Dome of the Belgian royal greenhouses in Laeken (external). (c) E. Forrest Christian

Each Level of Work Has Its Own Key Value (Jack Fallow)

E. Forrest Christian Managing, Theory 3 Comments

Jack Fallow had an excellent article in the recent GO Society book, Organization Design, Levels of Work and Human Capability: Executive Guide (“On Being Heard: Insights from complexity theory
and values as touchstones for effective executive communication
across the levels”). In it, Jack talks about the values that followers seem to expect from a leader who is supposed to be at each level. I imagine that it also goes the other way: this is the type of leadership behaviours that managers expect out of their subordinates.

Here’s his table:

And what he calls his theory fits in perfectly with my last post about managing your image!

No, no, no: just pulling your leg. He’s talking about leadership that attracts followers rather than leadership that demands you obey. And, yes, before you ask, Jack is Scottish.

I’ll be referencing this quite a bit. So do try and keep up.

The rest of his article is gold, too: you will want to go to the GO Society website and sign up to download an electronic copy of the book. He starts on page 143 or so.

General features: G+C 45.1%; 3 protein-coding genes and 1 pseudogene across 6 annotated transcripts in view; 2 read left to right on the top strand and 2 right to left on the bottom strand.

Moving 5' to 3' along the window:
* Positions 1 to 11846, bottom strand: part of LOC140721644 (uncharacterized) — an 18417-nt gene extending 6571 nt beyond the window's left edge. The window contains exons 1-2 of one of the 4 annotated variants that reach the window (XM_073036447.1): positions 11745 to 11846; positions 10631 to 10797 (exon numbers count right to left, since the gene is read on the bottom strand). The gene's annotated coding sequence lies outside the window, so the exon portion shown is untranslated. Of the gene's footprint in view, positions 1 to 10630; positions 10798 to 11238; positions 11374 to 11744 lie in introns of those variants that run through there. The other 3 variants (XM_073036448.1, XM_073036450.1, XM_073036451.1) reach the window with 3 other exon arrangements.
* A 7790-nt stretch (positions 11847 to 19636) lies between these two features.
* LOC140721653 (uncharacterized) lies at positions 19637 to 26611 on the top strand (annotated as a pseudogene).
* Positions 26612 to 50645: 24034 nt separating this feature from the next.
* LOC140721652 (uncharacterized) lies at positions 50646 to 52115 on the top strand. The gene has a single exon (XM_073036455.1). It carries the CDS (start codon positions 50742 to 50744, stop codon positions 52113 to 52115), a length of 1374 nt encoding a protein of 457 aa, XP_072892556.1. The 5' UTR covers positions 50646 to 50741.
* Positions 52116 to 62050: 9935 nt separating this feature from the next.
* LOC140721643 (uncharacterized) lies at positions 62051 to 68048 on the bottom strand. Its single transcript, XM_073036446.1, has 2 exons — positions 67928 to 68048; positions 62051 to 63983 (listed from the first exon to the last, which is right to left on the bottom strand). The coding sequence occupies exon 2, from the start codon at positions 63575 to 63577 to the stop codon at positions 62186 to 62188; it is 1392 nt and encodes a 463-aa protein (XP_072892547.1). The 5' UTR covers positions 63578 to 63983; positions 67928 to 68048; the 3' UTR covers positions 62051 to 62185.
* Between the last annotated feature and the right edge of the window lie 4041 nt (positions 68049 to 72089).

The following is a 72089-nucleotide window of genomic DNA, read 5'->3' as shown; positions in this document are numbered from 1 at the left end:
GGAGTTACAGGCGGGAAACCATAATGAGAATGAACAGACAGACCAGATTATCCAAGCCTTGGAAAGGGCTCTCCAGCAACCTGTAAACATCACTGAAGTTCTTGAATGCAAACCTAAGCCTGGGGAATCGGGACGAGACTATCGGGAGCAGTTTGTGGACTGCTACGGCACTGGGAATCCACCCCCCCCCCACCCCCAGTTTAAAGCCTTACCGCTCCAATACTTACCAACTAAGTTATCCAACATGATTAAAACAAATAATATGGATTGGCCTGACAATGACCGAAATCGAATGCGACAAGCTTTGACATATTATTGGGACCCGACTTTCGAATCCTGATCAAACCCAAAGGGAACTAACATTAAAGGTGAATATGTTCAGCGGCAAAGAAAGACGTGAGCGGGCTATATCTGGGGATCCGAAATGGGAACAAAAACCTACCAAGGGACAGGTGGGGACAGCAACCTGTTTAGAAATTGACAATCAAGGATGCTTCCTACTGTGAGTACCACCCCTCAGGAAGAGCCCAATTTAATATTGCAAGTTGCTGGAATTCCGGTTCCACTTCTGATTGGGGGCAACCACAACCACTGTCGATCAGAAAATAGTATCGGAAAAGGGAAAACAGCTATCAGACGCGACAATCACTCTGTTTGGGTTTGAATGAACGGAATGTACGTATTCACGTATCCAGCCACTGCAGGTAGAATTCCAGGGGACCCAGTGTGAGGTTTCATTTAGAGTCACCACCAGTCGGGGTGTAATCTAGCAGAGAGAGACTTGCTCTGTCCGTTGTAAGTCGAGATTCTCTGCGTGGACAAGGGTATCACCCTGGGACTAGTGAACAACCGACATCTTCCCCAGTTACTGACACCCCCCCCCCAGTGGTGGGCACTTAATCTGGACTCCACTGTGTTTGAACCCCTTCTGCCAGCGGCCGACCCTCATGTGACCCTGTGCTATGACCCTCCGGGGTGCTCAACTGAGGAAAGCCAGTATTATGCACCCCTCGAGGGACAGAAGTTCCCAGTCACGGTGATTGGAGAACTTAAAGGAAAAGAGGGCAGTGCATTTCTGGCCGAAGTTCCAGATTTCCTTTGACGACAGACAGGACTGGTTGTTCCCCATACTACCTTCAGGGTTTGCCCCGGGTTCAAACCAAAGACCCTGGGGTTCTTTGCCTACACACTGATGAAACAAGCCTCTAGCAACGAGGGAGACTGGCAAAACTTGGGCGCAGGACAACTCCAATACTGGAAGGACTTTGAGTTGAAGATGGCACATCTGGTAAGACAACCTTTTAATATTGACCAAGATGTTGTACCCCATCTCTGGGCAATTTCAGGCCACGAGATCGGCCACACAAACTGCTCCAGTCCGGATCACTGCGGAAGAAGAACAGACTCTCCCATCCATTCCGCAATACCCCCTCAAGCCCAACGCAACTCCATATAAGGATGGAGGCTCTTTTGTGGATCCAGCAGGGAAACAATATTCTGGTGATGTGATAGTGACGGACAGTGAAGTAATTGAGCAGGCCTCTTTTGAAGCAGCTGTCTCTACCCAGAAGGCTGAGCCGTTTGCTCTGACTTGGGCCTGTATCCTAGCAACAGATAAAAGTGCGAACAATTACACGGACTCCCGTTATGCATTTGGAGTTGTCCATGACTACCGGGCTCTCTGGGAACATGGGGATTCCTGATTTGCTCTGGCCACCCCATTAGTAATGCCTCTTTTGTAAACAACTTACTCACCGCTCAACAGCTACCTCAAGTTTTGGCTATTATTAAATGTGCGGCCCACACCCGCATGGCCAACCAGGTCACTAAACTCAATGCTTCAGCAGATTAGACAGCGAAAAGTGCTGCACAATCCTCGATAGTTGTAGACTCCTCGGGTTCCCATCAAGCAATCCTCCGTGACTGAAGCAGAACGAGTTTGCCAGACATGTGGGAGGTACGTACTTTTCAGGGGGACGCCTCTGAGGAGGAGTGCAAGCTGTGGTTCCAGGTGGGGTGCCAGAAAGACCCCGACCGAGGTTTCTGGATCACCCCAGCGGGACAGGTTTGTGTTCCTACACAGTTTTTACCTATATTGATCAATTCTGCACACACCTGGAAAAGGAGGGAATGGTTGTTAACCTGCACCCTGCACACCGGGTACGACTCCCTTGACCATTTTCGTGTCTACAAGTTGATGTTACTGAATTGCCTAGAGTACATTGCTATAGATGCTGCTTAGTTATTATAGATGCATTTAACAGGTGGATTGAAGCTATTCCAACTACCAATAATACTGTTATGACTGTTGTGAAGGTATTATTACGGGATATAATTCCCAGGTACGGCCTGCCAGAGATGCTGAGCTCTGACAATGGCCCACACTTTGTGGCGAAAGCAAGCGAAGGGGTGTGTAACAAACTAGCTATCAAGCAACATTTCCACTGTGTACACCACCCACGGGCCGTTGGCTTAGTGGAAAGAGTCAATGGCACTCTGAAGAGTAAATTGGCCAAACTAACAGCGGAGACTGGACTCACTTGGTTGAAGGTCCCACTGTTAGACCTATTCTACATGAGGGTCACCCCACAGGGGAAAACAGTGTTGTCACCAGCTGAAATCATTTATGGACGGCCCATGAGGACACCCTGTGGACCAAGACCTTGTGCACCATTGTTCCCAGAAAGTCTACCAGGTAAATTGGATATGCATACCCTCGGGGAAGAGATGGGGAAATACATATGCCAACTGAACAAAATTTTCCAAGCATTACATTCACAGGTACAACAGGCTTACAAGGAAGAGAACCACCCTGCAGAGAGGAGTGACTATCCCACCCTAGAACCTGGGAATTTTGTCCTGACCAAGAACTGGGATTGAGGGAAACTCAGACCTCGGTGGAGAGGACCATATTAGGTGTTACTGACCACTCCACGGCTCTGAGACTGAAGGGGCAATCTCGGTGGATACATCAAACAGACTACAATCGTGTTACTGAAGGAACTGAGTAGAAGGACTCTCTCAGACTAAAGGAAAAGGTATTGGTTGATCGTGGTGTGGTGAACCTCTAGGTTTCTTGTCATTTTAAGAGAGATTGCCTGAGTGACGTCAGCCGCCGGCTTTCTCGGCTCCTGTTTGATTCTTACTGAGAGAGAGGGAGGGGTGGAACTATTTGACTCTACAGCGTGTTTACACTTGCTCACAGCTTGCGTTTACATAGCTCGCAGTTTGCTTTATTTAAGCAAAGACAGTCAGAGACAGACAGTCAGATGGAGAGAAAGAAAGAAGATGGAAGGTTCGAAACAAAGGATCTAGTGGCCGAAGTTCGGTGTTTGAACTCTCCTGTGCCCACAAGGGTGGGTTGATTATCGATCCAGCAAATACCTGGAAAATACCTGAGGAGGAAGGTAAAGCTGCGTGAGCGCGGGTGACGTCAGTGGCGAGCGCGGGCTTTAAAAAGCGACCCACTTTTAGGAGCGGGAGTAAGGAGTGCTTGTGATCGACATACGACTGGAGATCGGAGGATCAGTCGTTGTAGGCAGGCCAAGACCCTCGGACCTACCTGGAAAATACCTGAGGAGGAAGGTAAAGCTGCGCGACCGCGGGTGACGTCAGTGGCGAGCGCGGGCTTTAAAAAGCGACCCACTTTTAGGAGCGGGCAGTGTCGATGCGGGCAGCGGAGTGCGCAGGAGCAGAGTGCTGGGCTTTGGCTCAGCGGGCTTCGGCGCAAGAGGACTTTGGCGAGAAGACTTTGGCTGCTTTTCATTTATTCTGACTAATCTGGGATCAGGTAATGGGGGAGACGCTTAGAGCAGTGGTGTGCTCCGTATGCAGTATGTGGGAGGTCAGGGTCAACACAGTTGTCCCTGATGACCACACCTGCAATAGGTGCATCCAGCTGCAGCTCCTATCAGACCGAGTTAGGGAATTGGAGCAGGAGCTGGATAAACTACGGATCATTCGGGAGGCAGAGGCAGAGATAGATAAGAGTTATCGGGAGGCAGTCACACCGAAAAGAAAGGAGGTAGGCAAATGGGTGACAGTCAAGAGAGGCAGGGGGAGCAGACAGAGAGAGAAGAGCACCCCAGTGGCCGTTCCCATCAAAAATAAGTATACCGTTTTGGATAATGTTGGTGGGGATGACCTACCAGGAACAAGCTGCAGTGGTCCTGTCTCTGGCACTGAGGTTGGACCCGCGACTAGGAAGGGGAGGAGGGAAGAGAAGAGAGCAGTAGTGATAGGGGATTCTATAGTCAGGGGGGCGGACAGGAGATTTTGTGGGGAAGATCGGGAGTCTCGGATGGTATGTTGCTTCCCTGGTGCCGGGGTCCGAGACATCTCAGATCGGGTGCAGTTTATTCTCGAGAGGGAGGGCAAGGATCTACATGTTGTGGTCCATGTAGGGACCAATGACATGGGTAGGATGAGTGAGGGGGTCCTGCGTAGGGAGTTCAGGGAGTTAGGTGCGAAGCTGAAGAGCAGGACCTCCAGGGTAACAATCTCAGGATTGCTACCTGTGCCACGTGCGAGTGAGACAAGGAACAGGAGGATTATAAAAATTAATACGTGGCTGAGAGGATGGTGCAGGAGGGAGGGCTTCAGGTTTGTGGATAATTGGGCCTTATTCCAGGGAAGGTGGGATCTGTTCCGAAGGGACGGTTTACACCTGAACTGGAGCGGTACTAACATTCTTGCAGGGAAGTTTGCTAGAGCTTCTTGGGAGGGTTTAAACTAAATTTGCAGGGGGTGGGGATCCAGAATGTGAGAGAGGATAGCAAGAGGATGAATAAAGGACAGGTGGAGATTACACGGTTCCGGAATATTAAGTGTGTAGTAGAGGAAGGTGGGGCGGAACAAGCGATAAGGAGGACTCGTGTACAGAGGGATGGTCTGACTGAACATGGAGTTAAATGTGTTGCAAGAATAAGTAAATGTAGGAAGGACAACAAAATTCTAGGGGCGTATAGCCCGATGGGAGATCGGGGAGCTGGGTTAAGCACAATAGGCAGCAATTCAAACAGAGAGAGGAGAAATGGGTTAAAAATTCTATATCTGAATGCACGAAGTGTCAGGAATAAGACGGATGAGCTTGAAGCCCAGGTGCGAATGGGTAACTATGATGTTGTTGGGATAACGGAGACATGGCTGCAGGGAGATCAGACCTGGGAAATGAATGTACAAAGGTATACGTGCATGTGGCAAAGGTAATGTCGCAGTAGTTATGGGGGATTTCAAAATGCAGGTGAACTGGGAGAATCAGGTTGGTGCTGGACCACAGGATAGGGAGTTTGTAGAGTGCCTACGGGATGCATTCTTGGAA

Dome of the Belgian royal greenhouses in Laeken (external). © E. Forrest Christian. All rights reserved.

About the Author

Forrest Christian

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E. Forrest Christian is a consultant, coach, author, trainer and speaker at The Manasclerk Company who helps managers and experts find insight and solutions to what seem like insolvable problems. Cited for his "unique ability and insight" by his clients, Forrest has worked with people from almost every background, from artists to programmers to executives to global consultants. Forrest lives and works plain view of North Carolina's Mount Baker.  [contact]

Comments 3

  1. Post
    Author

    Jack, like me, uses the term “transformational leader” in a way that is different from the way it is normally used in leadership circles. My excuse is that I had no idea of the 1970s formulation, so I just used it as it means on the face: leaders who transform the reality they are in. He says that he can’t go into the explanation in his article: perhaps he’d do so here in a comment. Or an email.

  2. Hi Forrest,
    Caught up in unavoidable busy-ness, but will comment tomorrow. Has anyone else ever written about values and the levels of complexity?
    Jack

  3. Post
    Author

    I’m not sure that they have in the way that you are talking about it. Part of the problem is that too many Jaques people (and I think EJ himself) focus on the manager. They don’t seem to understand that if EJ found something truly natural, then you should be able to see if when people choose their own bosses. I’m pretty sure that Gore & Associates shows this if someone would bother with the network analysis.

    Can you talk a bit more about your table? Is it that Level 1 expects to be managed for accuracy, or that they value accuracy in their managers?

Tell Forrest how wrong he is: